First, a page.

How compiling code works

In pre-.NET applications like VB6, the code are being converted to Native Code or Machine Code (.dll, .exe) via compiler and these codes will be run by the operating system. The problem with these languages is that they are not portable. This means that they can only run on a specific operating system that the compiler has designed for, so we cannot run these applications on different operating systems.

Native code is specific to processor architecture, not the Operating System.

In .NET applications, the codes are being converted to Intermediate Language (IL) via compiler and this application cannot be understood by the operating system until we compile it again for a specific operating system using Common Language Runtime (CLR).

In CLR there is another compiler named Just In Time (JIT) compiler that compiles IL Code into comprehensible codes for each operating system. This compilation runs every time we run an application and doesn't save in the computer and that's the reason the .NET applications are a little bit slower than those pre-.NET applications because in each run JIT compiler just before running the application compiles the IL code to the native code for that operating system.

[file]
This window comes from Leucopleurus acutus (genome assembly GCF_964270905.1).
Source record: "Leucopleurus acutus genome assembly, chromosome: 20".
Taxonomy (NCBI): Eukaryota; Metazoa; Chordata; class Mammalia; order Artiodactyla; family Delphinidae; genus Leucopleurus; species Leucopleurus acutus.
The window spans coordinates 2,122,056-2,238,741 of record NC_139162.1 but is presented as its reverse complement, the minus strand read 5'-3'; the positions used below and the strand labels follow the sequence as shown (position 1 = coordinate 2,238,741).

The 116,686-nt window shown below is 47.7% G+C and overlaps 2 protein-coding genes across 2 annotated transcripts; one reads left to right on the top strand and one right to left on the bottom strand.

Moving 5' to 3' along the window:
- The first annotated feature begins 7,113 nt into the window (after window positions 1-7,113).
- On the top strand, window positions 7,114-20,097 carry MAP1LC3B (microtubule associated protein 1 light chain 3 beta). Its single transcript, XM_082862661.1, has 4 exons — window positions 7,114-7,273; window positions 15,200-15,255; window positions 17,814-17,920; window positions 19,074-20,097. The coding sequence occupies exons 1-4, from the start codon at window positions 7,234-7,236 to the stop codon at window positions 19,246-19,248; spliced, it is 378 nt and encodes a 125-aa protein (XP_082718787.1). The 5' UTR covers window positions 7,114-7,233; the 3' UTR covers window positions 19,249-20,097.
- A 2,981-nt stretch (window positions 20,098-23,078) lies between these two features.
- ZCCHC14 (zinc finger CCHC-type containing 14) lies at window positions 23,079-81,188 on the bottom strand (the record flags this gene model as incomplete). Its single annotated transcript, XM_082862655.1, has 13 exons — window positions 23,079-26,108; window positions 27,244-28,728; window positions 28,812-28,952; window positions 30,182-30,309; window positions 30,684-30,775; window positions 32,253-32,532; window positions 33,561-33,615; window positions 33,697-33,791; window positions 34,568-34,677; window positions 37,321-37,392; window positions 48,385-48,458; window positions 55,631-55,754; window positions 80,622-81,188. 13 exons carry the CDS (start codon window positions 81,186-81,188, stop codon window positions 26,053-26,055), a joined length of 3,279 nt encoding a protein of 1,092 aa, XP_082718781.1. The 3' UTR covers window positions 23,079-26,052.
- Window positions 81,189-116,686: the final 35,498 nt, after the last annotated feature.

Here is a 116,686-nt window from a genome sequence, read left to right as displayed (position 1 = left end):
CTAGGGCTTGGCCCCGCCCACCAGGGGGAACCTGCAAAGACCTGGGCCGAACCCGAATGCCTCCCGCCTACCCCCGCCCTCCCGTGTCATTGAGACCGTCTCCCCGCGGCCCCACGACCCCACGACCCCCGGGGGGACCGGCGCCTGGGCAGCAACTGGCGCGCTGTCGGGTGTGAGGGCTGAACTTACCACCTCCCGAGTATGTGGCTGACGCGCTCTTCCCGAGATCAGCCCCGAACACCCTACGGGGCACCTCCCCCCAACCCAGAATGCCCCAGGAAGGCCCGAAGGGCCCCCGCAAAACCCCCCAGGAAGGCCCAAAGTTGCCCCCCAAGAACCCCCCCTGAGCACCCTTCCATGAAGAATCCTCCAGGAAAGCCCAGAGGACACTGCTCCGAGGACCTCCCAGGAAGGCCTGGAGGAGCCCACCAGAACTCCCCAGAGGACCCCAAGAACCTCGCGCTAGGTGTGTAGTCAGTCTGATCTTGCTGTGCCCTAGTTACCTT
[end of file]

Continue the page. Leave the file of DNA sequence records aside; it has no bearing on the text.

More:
VB6 Program Execution Pipeline

Code -> VB6 Compiler -> Machine Code (.dll or .exe)  

.Net Program Execution Pipeline

Code -> C#, VB Compiler -> Intermediate Language (IL) [.dll, .exe] -> CLR (JIT Compiler) -> Machine Code  

Machine code

Machine code is a set of instructions in machine language. The CPU can directly execute it. A programmer can write a computer program using a high-level programming language such as C, C++, Java etc. These languages have a syntax similar to the English language and it is easier for the programmer to read and understand. However, these programs are not understandable by a computer. Therefore, the program or the source code is converted to machine-understandable machine code. A compiler or an interpreter performs this conversion.

Bytecode

Bytecode is created after compiling the source code. It is an intermediate code. The bytecode is executable by a virtual machine. Moreover, the virtual machine converts the bytecode into machine code.